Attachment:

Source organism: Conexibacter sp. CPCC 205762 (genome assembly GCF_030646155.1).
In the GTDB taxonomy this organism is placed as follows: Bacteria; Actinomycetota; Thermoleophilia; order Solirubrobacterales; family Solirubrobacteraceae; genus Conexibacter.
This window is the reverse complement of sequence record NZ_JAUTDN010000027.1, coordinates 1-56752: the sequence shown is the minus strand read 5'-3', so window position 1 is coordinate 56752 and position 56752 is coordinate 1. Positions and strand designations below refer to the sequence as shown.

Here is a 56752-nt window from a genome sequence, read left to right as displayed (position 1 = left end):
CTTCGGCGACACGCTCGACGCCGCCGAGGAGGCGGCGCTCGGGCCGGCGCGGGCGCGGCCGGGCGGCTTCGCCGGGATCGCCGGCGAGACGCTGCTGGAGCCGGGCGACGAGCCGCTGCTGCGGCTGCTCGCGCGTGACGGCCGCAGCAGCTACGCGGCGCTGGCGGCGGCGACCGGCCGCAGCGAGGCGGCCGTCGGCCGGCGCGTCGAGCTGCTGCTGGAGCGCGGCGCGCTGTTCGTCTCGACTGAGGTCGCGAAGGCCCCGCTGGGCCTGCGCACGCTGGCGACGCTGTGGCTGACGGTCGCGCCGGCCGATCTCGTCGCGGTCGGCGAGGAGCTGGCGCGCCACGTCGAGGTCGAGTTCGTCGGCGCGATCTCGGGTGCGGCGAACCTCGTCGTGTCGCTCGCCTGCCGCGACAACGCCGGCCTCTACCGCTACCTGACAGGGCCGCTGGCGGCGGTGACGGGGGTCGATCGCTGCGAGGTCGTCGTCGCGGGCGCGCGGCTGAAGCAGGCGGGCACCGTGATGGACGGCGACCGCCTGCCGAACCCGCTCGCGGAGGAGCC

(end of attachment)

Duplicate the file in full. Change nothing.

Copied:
Source organism: Conexibacter sp. CPCC 205762 (genome assembly GCF_030646155.1).
In the GTDB taxonomy this organism is placed as follows: Bacteria; Actinomycetota; Thermoleophilia; order Solirubrobacterales; family Solirubrobacteraceae; genus Conexibacter.
This window is the reverse complement of sequence record NZ_JAUTDN010000027.1, coordinates 1-56752: the sequence shown is the minus strand read 5'-3', so window position 1 is coordinate 56752 and position 56752 is coordinate 1. Positions and strand designations below refer to the sequence as shown.

Here is a 56752-nt window from a genome sequence, read left to right as displayed (position 1 = left end):
CTTCGGCGACACGCTCGACGCCGCCGAGGAGGCGGCGCTCGGGCCGGCGCGGGCGCGGCCGGGCGGCTTCGCCGGGATCGCCGGCGAGACGCTGCTGGAGCCGGGCGACGAGCCGCTGCTGCGGCTGCTCGCGCGTGACGGCCGCAGCAGCTACGCGGCGCTGGCGGCGGCGACCGGCCGCAGCGAGGCGGCCGTCGGCCGGCGCGTCGAGCTGCTGCTGGAGCGCGGCGCGCTGTTCGTCTCGACTGAGGTCGCGAAGGCCCCGCTGGGCCTGCGCACGCTGGCGACGCTGTGGCTGACGGTCGCGCCGGCCGATCTCGTCGCGGTCGGCGAGGAGCTGGCGCGCCACGTCGAGGTCGAGTTCGTCGGCGCGATCTCGGGTGCGGCGAACCTCGTCGTGTCGCTCGCCTGCCGCGACAACGCCGGCCTCTACCGCTACCTGACAGGGCCGCTGGCGGCGGTGACGGGGGTCGATCGCTGCGAGGTCGTCGTCGCGGGCGCGCGGCTGAAGCAGGCGGGCACCGTGATGGACGGCGACCGCCTGCCGAACCCGCTCGCGGAGGAGCC